Webcast: The False Claims Act: Updates for Drug & Device Manufacturers

October 22, 2020

The False Claims Act (“FCA”) is well-known as one of the most powerful tools in the government’s arsenal to combat fraud, waste and abuse anywhere government funds are implicated. The U.S. Department of Justice has issued statements and guidance indicating some new thinking in the Trump Administration about its approach to FCA cases that may signal a meaningful shift in its enforcement efforts. But at the same time, newly filed FCA cases remain at historical peak levels and the DOJ has enjoyed ten straight years of nearly $3 billion or more in annual FCA recoveries. The government has also made clear that it intends to pursue vigorously any fraud, waste and abuse in connection with COVID-related stimulus funds. As much as ever, any company that deals in government funds—especially in the life sciences sector—needs to stay abreast of how the government and private whistleblowers alike are wielding this tool, and how they can prepare and defend themselves.

Please join us to discuss developments in the FCA, including:

  • The latest trends in FCA enforcement actions and associated litigation affecting drug and device manufacturers;
  • Updates on the Trump Administration’s approach to FCA enforcement, including developments with recent DOJ Civil Division personnel changes and DOJ’s use of its statutory dismissal authority;
  • The coming surge of COVID-related FCA enforcement actions; and
  • The latest developments in FCA case law, including developments in particular FCA legal theories affecting your industry and the continued evolution of how lower courts are interpreting the Supreme Court’s Escobar decision.

View Slides (PDF)



PANELISTS:

Stuart F. Delery is a partner in the Washington, D.C. office. He represents corporations and individuals in high-stakes litigation and investigations that involve the federal government across the spectrum of regulatory litigation and enforcement. Previously, as the Acting Associate Attorney General of the United States (the third-ranking position at the Department of Justice) and as Assistant Attorney General for the Civil Division, he supervised the DOJ’s enforcement efforts under the FCA, FIRREA and the Food, Drug and Cosmetic Act.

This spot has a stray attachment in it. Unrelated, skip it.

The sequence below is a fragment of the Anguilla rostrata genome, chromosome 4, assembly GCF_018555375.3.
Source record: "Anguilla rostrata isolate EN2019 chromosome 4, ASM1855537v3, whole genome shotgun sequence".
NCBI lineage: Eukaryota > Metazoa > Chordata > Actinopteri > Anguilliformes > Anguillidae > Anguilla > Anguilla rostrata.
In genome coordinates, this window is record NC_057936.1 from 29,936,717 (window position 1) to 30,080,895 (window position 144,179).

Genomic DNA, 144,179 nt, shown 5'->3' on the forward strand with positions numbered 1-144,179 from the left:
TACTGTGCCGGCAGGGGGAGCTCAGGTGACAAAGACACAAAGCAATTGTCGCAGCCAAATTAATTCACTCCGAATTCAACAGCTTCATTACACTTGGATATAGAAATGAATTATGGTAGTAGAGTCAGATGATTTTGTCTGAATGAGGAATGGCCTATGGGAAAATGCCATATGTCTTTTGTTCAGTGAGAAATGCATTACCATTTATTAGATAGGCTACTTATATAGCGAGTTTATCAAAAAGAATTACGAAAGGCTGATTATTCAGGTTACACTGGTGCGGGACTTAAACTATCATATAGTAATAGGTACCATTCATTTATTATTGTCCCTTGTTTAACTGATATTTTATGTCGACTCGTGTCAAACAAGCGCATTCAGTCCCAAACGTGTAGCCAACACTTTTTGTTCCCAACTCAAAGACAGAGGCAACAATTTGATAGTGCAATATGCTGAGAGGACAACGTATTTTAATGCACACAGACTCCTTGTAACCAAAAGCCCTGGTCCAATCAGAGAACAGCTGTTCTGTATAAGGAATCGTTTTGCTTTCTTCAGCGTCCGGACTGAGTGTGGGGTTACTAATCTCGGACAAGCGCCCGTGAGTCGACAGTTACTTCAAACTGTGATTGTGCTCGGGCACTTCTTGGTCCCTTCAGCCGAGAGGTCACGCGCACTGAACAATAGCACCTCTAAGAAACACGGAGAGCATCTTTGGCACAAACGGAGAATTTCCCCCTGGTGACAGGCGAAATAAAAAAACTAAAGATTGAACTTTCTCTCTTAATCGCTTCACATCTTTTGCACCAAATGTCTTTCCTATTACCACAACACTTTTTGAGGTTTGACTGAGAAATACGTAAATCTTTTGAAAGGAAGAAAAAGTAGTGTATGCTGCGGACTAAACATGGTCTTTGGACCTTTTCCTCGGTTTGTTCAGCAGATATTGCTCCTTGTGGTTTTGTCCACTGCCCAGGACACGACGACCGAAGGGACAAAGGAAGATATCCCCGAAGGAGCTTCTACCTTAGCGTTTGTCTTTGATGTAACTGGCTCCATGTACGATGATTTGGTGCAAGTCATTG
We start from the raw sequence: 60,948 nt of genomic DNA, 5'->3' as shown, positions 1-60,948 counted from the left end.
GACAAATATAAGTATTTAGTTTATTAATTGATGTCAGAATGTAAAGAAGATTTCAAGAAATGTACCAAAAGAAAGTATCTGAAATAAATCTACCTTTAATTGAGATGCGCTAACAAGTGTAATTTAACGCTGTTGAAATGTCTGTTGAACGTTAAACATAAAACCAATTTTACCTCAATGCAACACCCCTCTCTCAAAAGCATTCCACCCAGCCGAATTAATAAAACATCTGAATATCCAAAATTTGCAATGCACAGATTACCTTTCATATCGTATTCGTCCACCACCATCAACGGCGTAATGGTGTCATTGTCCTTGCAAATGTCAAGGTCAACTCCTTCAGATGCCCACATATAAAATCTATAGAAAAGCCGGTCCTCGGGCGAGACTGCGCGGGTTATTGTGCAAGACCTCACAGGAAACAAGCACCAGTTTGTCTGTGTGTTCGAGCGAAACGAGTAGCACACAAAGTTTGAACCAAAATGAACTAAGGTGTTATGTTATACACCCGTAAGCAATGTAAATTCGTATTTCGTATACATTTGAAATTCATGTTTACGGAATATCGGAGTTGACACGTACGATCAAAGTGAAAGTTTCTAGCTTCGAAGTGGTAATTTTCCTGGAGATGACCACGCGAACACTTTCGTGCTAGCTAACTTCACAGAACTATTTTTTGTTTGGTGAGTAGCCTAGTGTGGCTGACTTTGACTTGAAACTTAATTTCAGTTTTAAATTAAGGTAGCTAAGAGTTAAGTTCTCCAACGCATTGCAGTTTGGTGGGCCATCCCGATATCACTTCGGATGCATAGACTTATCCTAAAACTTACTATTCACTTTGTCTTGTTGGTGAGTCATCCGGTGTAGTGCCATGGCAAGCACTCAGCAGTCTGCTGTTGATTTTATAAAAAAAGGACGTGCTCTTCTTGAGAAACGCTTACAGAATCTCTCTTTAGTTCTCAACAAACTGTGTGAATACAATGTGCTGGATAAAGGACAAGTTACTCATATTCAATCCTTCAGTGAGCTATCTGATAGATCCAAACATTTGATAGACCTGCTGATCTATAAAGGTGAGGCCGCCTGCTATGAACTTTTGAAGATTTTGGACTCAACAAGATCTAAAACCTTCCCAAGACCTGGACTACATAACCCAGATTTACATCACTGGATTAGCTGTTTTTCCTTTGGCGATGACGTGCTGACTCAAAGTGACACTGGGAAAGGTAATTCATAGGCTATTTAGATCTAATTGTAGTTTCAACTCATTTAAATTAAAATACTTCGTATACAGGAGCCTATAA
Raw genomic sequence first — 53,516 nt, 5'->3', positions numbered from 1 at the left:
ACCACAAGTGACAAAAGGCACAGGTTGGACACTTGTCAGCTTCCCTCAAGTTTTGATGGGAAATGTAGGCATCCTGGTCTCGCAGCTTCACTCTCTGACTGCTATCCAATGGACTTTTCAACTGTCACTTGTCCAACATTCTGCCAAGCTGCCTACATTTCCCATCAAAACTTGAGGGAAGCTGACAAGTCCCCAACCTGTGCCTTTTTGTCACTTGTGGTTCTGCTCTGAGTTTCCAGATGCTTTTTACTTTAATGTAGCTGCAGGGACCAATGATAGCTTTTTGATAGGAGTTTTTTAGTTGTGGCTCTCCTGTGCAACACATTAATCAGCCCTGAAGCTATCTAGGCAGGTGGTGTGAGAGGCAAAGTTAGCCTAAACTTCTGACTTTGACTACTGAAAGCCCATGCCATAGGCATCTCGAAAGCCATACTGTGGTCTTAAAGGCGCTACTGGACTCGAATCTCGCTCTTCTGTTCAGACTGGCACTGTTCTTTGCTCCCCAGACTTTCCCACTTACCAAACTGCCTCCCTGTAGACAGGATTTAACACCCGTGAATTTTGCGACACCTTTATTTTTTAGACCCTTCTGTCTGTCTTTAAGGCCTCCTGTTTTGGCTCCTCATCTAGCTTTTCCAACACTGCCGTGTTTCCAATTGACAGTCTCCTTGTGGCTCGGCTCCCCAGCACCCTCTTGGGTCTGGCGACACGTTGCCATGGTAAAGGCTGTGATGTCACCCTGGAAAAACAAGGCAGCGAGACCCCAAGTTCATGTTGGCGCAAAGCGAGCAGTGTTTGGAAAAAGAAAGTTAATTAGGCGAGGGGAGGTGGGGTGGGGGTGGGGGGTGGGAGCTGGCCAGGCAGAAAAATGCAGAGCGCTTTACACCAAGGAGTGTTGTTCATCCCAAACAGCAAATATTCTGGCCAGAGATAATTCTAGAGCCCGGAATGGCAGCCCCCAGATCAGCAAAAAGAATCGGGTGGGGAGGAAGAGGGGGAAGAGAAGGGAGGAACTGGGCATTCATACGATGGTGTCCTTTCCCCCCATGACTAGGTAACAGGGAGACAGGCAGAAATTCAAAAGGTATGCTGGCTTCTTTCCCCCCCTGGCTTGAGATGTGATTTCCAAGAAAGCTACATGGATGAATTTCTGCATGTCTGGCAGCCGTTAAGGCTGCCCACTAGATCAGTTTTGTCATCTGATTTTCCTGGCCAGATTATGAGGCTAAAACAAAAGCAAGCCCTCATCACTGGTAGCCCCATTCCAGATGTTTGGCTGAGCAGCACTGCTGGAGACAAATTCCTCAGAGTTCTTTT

Marian J. Lee is a partner in the Washington, D.C. office, where she provides FDA regulatory and compliance counseling to life science and health care companies. She has significant experience advising clients on FDA regulatory strategy, risk management, and enforcement actions.

John D. W. Partridge is a partner in the Denver office where he focuses on white collar defense, internal investigations, regulatory inquiries, corporate compliance programs, and complex commercial litigation. He has particular experience with the FCA and the Foreign Corrupt Practices Act (“FCPA”), including advising major corporations regarding their compliance programs.

Jonathan M. Phillips is a partner in the Washington, D.C. office where he focuses on compliance, enforcement, and litigation in the health care and government contracting fields, as well as other white collar enforcement matters and related litigation. A former Trial Attorney in DOJ’s Civil Fraud section, he has particular experience representing clients in enforcement actions by the DOJ, Department of Health and Human Services, and Department of Defense brought under the FCA and related statutes.


MCLE CREDIT INFORMATION:

This program has been approved for credit in accordance with the requirements of the New York State Continuing Legal Education Board for a maximum of 1.5 credit hour, of which 1.5 credit hour may be applied toward the areas of professional practice requirement. This course is approved for transitional/non-transitional credit.

Attorneys seeking New York credit must obtain an Affirmation Form prior to watching the archived version of this webcast. Please contact CLE@gibsondunn.com to request the MCLE form.

Gibson, Dunn & Crutcher LLP certifies that this activity has been approved for MCLE credit by the State Bar of California in the amount of 1.5 hour.

California attorneys may claim “self-study” credit for viewing the archived version of this webcast. No certificate of attendance is required for California “self-study” credit.